10 Issues That Died When Florida’s Legislative Session Ended Last Week
As the session ended on Friday, issues like limiting the THC potency of medical marijuana and restricting local governments from regulating vacation rental properties died.
From abortion restrictions to vacation rentals, many high-profile bills died Friday when the Florida legislative session ended. Here are 10 issues that did not make it through the Legislature:
ABORTION: The House overwhelmingly passed a bill that would have prevented doctors from providing abortions that women seek because of tests showing fetuses will have disabilities. The bill about so-called “disability abortions” threatened criminal penalties against doctors, but the Senate did not take it up.
ALIMONY: A long-running debate about overhauling Florida’s alimony laws will have to wait at least another year. While the House approved alimony changes, the controversial issue stalled in the Senate. The proposal, as in the past, sought to eliminate what is known as permanent alimony and reduce the duration of alimony.
BRIGHT FUTURES: The Senate ran into noisy opposition from students and other critics when it started moving forward with a proposal to make eligibility for Bright Futures scholarships contingent on students selecting degree programs likely to lead to employment. The Senate ultimately backed away from the idea.
DATA PRIVACY: Business groups breathed easier Friday with the demise of a bill that would have given consumers more control over personal data collected by companies. The bill, backed by House Speaker Chris Sprowls, R-Palm Harbor, faced heavy opposition from an army of business lobbyists.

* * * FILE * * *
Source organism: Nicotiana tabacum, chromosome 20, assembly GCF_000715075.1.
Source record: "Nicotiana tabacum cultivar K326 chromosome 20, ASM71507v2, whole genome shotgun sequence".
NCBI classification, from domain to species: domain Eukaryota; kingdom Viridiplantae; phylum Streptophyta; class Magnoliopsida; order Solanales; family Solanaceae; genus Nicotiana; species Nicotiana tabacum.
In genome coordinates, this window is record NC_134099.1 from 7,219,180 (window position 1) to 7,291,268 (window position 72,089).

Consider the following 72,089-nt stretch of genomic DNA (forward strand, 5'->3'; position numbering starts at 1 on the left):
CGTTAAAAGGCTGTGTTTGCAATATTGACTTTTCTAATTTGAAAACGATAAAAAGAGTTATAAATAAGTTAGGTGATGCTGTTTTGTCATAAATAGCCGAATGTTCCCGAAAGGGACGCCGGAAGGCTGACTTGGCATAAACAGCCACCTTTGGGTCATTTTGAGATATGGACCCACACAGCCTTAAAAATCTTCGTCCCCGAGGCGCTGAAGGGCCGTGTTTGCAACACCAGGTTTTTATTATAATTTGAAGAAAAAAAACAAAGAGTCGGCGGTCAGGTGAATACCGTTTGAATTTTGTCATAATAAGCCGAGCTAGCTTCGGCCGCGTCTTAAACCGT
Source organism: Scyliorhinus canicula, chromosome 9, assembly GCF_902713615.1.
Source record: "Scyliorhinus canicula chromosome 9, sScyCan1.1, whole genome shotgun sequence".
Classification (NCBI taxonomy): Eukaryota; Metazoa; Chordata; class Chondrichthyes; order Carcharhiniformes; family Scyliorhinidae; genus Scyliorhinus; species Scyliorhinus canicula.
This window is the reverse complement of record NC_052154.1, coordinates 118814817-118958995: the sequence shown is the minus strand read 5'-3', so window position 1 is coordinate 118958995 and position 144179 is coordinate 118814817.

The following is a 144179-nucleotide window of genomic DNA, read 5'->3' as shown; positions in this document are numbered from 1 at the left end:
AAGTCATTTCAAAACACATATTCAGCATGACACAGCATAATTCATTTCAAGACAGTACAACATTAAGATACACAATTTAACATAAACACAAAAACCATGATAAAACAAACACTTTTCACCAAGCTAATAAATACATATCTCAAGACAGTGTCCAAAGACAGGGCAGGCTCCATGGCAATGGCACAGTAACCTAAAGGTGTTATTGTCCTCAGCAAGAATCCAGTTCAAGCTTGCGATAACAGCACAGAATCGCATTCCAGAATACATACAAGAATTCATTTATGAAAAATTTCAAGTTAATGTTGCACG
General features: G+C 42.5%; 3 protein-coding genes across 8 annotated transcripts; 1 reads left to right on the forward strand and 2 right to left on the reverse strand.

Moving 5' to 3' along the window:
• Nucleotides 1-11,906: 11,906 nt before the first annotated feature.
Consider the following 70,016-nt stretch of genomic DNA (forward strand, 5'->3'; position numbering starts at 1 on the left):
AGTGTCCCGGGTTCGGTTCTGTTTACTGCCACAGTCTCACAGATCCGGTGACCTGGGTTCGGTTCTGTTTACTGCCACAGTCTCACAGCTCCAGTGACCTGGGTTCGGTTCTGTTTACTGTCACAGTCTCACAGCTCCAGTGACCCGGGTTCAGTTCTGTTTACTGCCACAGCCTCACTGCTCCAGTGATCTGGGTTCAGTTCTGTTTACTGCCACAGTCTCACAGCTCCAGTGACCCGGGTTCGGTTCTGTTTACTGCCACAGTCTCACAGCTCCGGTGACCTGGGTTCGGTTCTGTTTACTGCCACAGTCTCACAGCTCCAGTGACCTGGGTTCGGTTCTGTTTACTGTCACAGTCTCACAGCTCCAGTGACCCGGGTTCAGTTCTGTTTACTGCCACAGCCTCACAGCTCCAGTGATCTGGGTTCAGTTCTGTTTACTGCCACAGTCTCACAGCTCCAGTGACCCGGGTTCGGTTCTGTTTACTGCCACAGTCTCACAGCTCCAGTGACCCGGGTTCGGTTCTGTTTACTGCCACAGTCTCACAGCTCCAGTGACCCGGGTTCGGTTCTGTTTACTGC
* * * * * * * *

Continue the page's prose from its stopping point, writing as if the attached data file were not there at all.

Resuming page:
MEDICAL MARIJUANA: More than four years after Florida voters broadly legalized medical marijuana, lawmakers let die a proposal that would have limited THC potency in smokable mairjuana and other cannabis products. THC, or tetrahydrocannabinol, is the main psychoactive component in cannabis.
PENSION SYSTEM: An effort by the Senate to overhaul the state retirement system fizzled as it was not taken up by the House. The Senate proposal would have blocked new government employees from enrolling in the traditional pension system and required them to enroll in a 401(k)-style plan.
TERM LIMITS: A renewed attempt by the House to impose eight-year term limits on county school board members died in the Senate. The proposal, which has emerged repeatedly in recent years, would have asked voters in 2022 to pass a constitutional amendment to limit the terms of school board members.
UNEMPLOYMENT BENEFITS: After massive job losses during the COVID-19 pandemic, the Senate backed increasing unemployment benefits from a maximum of $275 a week to $375 a week. But the House did not take up the proposal, which also faced opposition from Gov. Ron DeSantis.
UNION DUES: Public-employee unions staved off attempts by Republican lawmakers to place new restrictions on union dues. The proposals included adding a step in which government employers would have had to confirm with workers that they want dues taken out of their pay before the deductions could start.
VACATION RENTALS: Bills aimed at further restricting local governments from regulating vacation rental properties did not make it through the House and Senate. The issue has long been controversial, as cities and counties have fought the additional restrictions on their authority.